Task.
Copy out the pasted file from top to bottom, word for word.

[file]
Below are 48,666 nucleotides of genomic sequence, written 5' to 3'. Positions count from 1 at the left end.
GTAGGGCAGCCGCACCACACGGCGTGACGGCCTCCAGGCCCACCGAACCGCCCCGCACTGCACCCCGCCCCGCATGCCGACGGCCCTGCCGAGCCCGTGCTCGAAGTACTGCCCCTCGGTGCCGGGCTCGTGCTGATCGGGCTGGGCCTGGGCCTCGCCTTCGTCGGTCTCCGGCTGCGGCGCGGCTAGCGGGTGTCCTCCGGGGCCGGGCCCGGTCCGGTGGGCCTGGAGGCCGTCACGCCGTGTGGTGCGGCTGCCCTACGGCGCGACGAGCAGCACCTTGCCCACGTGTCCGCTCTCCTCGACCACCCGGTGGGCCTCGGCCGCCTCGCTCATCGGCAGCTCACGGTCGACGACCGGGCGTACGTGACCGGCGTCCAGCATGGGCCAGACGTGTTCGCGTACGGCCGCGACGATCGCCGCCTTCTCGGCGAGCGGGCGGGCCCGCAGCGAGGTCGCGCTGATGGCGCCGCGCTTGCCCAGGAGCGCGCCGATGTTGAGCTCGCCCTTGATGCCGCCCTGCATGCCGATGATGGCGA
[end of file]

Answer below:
Below are 48,666 nucleotides of genomic sequence, written 5' to 3'. Positions count from 1 at the left end.
GTAGGGCAGCCGCACCACACGGCGTGACGGCCTCCAGGCCCACCGAACCGCCCCGCACTGCACCCCGCCCCGCATGCCGACGGCCCTGCCGAGCCCGTGCTCGAAGTACTGCCCCTCGGTGCCGGGCTCGTGCTGATCGGGCTGGGCCTGGGCCTCGCCTTCGTCGGTCTCCGGCTGCGGCGCGGCTAGCGGGTGTCCTCCGGGGCCGGGCCCGGTCCGGTGGGCCTGGAGGCCGTCACGCCGTGTGGTGCGGCTGCCCTACGGCGCGACGAGCAGCACCTTGCCCACGTGTCCGCTCTCCTCGACCACCCGGTGGGCCTCGGCCGCCTCGCTCATCGGCAGCTCACGGTCGACGACCGGGCGTACGTGACCGGCGTCCAGCATGGGCCAGACGTGTTCGCGTACGGCCGCGACGATCGCCGCCTTCTCGGCGAGCGGGCGGGCCCGCAGCGAGGTCGCGCTGATGGCGCCGCGCTTGCCCAGGAGCGCGCCGATGTTGAGCTCGCCCTTGATGCCGCCCTGCATGCCGATGATGGCGA